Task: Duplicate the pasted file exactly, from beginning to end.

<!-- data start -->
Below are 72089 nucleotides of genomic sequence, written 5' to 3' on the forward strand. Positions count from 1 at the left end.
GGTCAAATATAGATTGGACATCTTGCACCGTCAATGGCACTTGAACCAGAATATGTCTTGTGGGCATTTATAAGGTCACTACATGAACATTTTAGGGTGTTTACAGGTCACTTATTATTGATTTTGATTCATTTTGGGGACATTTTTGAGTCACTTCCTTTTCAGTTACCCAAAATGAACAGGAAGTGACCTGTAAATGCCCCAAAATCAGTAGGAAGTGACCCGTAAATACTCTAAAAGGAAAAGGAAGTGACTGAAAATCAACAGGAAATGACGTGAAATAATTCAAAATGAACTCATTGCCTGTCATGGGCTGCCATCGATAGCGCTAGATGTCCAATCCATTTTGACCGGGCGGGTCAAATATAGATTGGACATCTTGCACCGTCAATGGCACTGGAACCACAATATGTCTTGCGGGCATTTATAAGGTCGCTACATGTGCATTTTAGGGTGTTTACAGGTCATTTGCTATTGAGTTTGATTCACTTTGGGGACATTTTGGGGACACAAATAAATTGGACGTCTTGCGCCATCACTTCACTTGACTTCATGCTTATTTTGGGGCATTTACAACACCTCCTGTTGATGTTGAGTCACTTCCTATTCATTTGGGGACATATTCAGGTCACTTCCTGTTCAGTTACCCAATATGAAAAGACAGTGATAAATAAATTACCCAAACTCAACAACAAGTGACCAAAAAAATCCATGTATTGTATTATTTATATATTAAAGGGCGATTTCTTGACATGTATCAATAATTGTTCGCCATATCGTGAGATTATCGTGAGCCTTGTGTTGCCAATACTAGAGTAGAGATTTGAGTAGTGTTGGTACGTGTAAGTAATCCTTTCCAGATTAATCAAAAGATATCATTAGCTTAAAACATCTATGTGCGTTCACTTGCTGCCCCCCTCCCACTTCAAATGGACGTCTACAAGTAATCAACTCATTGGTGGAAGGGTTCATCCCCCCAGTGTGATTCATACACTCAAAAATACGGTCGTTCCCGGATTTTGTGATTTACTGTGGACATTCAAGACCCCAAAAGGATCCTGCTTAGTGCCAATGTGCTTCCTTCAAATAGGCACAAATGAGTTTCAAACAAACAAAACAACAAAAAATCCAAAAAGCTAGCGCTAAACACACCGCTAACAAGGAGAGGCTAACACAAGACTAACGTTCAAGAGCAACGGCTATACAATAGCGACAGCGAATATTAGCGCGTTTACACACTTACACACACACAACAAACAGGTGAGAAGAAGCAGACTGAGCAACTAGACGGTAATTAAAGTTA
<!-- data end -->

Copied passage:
Below are 72089 nucleotides of genomic sequence, written 5' to 3' on the forward strand. Positions count from 1 at the left end.
GGTCAAATATAGATTGGACATCTTGCACCGTCAATGGCACTTGAACCAGAATATGTCTTGTGGGCATTTATAAGGTCACTACATGAACATTTTAGGGTGTTTACAGGTCACTTATTATTGATTTTGATTCATTTTGGGGACATTTTTGAGTCACTTCCTTTTCAGTTACCCAAAATGAACAGGAAGTGACCTGTAAATGCCCCAAAATCAGTAGGAAGTGACCCGTAAATACTCTAAAAGGAAAAGGAAGTGACTGAAAATCAACAGGAAATGACGTGAAATAATTCAAAATGAACTCATTGCCTGTCATGGGCTGCCATCGATAGCGCTAGATGTCCAATCCATTTTGACCGGGCGGGTCAAATATAGATTGGACATCTTGCACCGTCAATGGCACTGGAACCACAATATGTCTTGCGGGCATTTATAAGGTCGCTACATGTGCATTTTAGGGTGTTTACAGGTCATTTGCTATTGAGTTTGATTCACTTTGGGGACATTTTGGGGACACAAATAAATTGGACGTCTTGCGCCATCACTTCACTTGACTTCATGCTTATTTTGGGGCATTTACAACACCTCCTGTTGATGTTGAGTCACTTCCTATTCATTTGGGGACATATTCAGGTCACTTCCTGTTCAGTTACCCAATATGAAAAGACAGTGATAAATAAATTACCCAAACTCAACAACAAGTGACCAAAAAAATCCATGTATTGTATTATTTATATATTAAAGGGCGATTTCTTGACATGTATCAATAATTGTTCGCCATATCGTGAGATTATCGTGAGCCTTGTGTTGCCAATACTAGAGTAGAGATTTGAGTAGTGTTGGTACGTGTAAGTAATCCTTTCCAGATTAATCAAAAGATATCATTAGCTTAAAACATCTATGTGCGTTCACTTGCTGCCCCCCTCCCACTTCAAATGGACGTCTACAAGTAATCAACTCATTGGTGGAAGGGTTCATCCCCCCAGTGTGATTCATACACTCAAAAATACGGTCGTTCCCGGATTTTGTGATTTACTGTGGACATTCAAGACCCCAAAAGGATCCTGCTTAGTGCCAATGTGCTTCCTTCAAATAGGCACAAATGAGTTTCAAACAAACAAAACAACAAAAAATCCAAAAAGCTAGCGCTAAACACACCGCTAACAAGGAGAGGCTAACACAAGACTAACGTTCAAGAGCAACGGCTATACAATAGCGACAGCGAATATTAGCGCGTTTACACACTTACACACACACAACAAACAGGTGAGAAGAAGCAGACTGAGCAACTAGACGGTAATTAAAGTTA